• knowledge of health and safety regulations
  • knowledge of various types of liquor and liquor licensing laws
  • business skills, including accounting and budgeting
  • basic knowledge of building maintenance.

Working conditions

Hotel/motel managers:

  • usually work long and irregular hours including weekends, evenings and most public holidays
  • usually work indoors, from an office or lobby
  • may live on site and be on call
  • may need to travel to other areas to carry out promotional activities.

What's the job really like?

Trevor Blockley

Trevor Blockley

Hotel Manager

Every guest is special

Trevor Blockley has hosted Prince Charles and Princess Diana during his 20 years in hotel management, but says every guest is special. "There is no such thing as a VIP" is Trevor's philosophy, "everyone is memorable."

Jack of all trades

As the person in charge of 75 staff and the day-to-day running of a hotel in Wanaka, Trevor manages or helps out in all areas of the hotel. This includes everything from organising conferences and weddings to planning budgets and ordering hotel supplies.

Fun job despite a 60-hour week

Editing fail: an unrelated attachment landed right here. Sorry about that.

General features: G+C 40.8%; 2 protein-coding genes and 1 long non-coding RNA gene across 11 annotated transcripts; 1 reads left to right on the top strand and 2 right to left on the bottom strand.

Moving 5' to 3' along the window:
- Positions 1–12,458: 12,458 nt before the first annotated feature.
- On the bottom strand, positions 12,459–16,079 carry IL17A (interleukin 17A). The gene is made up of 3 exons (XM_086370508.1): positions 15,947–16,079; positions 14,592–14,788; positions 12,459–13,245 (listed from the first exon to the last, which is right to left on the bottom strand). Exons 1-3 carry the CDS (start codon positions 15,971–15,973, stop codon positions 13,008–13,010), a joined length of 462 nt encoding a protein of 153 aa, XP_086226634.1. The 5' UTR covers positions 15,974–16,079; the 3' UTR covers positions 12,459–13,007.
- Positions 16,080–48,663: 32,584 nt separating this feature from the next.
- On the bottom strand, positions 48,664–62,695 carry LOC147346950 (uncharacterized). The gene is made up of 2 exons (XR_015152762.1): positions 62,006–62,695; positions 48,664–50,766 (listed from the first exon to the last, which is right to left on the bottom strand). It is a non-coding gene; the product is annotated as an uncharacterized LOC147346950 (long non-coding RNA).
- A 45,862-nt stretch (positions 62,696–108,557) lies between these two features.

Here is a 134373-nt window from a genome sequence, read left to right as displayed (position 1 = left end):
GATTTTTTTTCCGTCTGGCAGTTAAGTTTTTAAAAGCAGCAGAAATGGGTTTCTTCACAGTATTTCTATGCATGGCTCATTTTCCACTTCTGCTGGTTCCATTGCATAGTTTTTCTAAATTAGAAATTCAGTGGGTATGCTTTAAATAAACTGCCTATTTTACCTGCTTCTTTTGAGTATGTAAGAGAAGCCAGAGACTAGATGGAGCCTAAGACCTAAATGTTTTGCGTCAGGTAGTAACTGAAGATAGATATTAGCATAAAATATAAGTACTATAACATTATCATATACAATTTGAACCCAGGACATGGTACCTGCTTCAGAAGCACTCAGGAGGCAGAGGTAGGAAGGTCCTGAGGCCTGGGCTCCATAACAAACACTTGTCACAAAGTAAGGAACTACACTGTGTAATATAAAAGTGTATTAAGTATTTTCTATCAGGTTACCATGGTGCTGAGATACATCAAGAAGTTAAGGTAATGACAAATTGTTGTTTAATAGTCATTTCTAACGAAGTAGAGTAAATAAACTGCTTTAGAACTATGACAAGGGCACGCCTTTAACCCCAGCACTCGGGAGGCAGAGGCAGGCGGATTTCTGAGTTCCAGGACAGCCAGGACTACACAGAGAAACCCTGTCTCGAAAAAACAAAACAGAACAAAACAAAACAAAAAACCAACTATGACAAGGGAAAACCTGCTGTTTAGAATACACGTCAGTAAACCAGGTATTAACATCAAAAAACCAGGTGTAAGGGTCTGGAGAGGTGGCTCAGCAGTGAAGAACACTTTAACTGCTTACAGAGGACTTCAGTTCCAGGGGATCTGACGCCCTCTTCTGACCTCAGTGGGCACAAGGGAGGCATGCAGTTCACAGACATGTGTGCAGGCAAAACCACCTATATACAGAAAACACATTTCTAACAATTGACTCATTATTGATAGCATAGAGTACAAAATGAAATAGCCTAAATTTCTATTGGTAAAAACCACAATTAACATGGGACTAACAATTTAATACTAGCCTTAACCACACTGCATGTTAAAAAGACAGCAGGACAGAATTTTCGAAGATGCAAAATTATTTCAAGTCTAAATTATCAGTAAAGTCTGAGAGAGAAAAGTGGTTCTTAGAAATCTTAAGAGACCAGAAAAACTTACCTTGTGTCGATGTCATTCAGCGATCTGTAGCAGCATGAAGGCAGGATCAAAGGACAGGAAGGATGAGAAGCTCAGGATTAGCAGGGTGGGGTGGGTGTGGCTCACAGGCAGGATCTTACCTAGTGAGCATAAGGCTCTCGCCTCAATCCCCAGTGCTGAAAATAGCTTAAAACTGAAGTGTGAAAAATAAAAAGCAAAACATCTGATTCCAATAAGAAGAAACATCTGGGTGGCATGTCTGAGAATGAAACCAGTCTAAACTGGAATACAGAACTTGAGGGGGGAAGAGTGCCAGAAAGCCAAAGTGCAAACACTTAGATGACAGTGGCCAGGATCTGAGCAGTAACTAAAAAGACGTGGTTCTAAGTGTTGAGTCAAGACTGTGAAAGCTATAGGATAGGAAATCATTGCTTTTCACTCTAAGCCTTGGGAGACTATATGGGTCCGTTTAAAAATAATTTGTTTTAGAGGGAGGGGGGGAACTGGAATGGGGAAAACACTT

One of Trevor's greatest challenges is trying to squeeze an 80-hour job into a 40-hour week. He seldom manages it, saying he usually works closer to 60 hours.

However, he is unlikely to give up his job any time soon. "There isn't anything I've enjoyed as much as my job. My wife and I make more lifelong friends from the guests than from our next-door neighbours!"

Entry requirements

There are no specific entry requirements to become a hotel/motel manager. 

However there are some preferred requirements, especially in larger establishments, such as:

  • a Bachelor's degree in business studies, hotel management and/or hospitality management, or another related qualification such as a marketing degree
  • a National Diploma in Hospitality – Operational Management (Level 5).

Host responsibility

If the premises are licensed to sell alcohol, the hotel/motel manager must be at least 20 years old and hold a manager's licence. To apply for this, you must hold a Licence Controller Qualification (LCQ), which is administered by ServiceIQ.